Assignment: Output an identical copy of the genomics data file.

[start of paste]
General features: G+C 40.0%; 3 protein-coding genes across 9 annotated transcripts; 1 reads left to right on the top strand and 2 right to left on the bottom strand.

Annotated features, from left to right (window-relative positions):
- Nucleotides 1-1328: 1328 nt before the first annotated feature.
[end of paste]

General features: G+C 40.0%; 3 protein-coding genes across 9 annotated transcripts; 1 reads left to right on the top strand and 2 right to left on the bottom strand.

Annotated features, from left to right (window-relative positions):
- Nucleotides 1-1328: 1328 nt before the first annotated feature.